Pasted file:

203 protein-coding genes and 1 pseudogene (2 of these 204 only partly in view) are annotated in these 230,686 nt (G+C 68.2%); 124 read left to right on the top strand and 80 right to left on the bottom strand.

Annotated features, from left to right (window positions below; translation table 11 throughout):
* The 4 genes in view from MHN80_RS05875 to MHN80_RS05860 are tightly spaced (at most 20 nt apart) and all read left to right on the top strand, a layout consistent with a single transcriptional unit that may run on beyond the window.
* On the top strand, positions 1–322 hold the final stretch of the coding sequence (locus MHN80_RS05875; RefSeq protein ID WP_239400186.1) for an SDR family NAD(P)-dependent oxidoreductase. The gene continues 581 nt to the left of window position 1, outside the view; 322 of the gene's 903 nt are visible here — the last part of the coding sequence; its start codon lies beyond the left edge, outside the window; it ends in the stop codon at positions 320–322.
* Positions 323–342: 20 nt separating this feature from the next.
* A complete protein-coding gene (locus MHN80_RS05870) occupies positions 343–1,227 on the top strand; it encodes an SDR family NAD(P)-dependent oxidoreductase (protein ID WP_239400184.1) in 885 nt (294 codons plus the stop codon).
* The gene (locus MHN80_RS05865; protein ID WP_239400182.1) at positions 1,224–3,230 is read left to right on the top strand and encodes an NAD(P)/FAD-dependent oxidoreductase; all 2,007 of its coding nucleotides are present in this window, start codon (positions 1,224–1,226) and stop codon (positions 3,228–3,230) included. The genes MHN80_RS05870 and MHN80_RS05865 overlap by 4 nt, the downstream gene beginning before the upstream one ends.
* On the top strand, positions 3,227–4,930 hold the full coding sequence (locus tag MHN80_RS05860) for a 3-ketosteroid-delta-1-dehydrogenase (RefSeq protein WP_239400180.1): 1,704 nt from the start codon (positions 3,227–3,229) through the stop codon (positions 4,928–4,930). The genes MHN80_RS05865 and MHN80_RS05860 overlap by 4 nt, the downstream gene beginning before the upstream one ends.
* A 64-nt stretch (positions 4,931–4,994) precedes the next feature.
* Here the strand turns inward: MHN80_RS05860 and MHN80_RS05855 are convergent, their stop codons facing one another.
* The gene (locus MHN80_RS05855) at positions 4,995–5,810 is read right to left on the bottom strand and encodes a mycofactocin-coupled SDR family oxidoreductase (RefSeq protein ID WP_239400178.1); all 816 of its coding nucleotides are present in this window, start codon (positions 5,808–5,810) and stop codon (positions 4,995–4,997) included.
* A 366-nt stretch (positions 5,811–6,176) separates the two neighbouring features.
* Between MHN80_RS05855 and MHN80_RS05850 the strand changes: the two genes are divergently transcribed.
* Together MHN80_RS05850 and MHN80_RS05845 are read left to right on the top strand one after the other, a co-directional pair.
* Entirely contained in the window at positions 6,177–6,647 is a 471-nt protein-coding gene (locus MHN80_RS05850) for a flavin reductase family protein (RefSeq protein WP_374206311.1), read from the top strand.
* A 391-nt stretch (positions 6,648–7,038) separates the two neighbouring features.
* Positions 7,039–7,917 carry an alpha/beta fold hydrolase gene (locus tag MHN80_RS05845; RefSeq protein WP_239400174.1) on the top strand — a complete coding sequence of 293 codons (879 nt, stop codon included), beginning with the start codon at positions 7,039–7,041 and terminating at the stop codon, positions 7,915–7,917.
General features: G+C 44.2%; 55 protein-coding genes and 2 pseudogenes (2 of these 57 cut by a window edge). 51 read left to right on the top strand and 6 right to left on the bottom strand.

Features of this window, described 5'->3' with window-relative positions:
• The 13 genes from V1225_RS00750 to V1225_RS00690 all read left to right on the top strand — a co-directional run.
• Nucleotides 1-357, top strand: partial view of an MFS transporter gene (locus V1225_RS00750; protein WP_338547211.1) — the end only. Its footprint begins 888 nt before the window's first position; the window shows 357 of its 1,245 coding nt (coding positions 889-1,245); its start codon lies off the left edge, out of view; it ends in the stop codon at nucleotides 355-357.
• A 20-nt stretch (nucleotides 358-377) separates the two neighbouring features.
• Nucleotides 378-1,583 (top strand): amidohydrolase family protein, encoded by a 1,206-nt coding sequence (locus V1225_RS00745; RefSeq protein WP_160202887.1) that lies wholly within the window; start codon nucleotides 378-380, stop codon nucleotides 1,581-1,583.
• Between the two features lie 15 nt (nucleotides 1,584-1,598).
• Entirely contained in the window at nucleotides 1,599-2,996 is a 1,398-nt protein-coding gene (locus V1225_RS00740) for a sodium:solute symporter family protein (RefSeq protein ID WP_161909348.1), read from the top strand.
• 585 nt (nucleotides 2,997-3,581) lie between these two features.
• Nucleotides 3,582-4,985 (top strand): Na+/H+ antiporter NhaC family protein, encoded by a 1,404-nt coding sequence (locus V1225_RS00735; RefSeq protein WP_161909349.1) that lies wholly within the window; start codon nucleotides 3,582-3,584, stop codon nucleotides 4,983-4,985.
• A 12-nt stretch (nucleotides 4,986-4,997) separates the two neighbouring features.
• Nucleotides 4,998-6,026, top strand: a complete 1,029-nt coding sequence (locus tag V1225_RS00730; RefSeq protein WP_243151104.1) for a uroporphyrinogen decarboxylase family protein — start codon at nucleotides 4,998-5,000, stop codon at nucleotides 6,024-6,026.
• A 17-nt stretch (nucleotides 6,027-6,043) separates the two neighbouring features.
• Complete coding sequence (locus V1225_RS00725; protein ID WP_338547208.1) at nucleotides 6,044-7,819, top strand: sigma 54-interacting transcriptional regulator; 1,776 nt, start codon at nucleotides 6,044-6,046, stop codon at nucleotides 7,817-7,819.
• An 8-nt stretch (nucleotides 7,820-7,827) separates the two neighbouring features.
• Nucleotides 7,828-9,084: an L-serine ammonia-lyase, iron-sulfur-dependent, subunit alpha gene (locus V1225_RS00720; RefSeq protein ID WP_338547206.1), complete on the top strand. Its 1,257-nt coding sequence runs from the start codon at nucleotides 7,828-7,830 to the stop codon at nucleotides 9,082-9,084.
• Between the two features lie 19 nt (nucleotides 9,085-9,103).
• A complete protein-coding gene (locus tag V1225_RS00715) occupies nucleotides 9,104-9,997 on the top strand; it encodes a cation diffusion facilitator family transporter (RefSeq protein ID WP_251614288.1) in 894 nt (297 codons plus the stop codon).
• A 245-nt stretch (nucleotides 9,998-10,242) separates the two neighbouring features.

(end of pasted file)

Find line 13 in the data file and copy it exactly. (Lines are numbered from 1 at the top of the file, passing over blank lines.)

* Between MHN80_RS05855 and MHN80_RS05850 the strand changes: the two genes are divergently transcribed.